May 28, 2019 Payroll en_US A pay stub is a part of a paycheck that breaks down all withholdings, gross and net pay and more. Check stubs tell you everything you need to know about where your money is going. What’s on a pay stub? Everything you need to know to pay an employee

What’s on a pay stub? Everything you need to know to pay an employee

By Megan Sullivan May 28, 2019

A year ago, Allison leapt from working a desk job to becoming a business owner, opening her own bakery in Tempe. Business took off, and she now needs to hire two full-time employees. Unfortunately, Allison has no idea how to go about paying her employees correctly. She does not have access to a stub generator and She doesn’t know what type of information she should include on a pay stub.

Allison’s story is one that’s all too familiar for small business owners. If you’re like Allison, you’ll need to learn how to convert your employee’s hourly rate into a paycheck stub. Below, you’ll find a complete guide to issuing pay stubs — so that you can get them right the first time.

What is a pay stub?

Just as the paycheck has evolved over the last 50 years, so has the pay stub. The name “paycheck stub” once had a quite literal meaning: It was the receipt that remained after detaching your paycheck.

Now, more and more employers use direct deposits to insert funds into their employee’s accounts, causing pay stubs to become electronic. Employees no longer have a physical pay stub to hold in their hand every pay period — just a balance in their bank account.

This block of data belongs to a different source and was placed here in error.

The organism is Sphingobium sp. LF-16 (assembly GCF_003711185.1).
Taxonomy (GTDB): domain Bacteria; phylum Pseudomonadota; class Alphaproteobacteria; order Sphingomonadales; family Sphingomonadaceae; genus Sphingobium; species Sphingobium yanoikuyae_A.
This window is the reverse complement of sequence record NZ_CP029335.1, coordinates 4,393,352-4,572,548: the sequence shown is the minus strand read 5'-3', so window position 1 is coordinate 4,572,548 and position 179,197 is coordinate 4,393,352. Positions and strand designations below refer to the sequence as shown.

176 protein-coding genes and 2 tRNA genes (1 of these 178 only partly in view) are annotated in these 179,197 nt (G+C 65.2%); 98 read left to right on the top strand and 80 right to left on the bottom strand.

So, what’s a pay stub in today’s digital world? A pay stub is a record of the employees’ hours worked, state and federal income taxes paid, and wages earned. Typically, employees can see both the wages they’ve earned that pay period and the amount they’ve made to date.

Pay stubs, tax withholdings, and same day direct deposits and more made easy with QuickBooks Payroll.Learn more

Components of a pay stub

A pay stub should give employees information about the money they’ve earned for the most recent pay period and illustrate how much they’ve made for the year. Amounts are typically listed two ways on a pay stub: per pay period (usually weekly, bi-weekly, or monthly) and year-to-date (cumulative).

Pay stubs will also typically list other categories as well, usually money withheld from the gross pay. Employers often withhold funds for federal, state, and local taxes, health insurance, and Social Security, among others. These categories should all list the amount withheld from the most recent pay period and for the year.

In all cases, each of these totals, contributions, or deductions should be listed as its own line item. Below are some of the most common line items that you’ll find on a pay stub.

  • Gross Wages: Maybe the most essential part of payment stubs is a listing of the wages. Gross wages are the amount that the employee earned before tax deductions and other withholdings.
  • Hours Worked: You should calculate the number of hours worked by the employee for the specific pay period and year-to-date. This number is straightforward for employees who work 40 hours per week but will likely fluctuate for hourly employees.
  • Taxes: The pay stub should list the amount of money the employee has paid toward their federal taxes and state taxes. Tax deductions are mandatory, although an employee can opt for additional withholdings. An employee would indicate this when completing his or her IRS Form W-4.
  • Deductions: Besides taxes, the employee may also contribute a percentage of their gross wages to health insurance or a Flexible Spending Account. Unlike taxes, these are voluntary deductions that the employee has elected to have taken from their gross pay.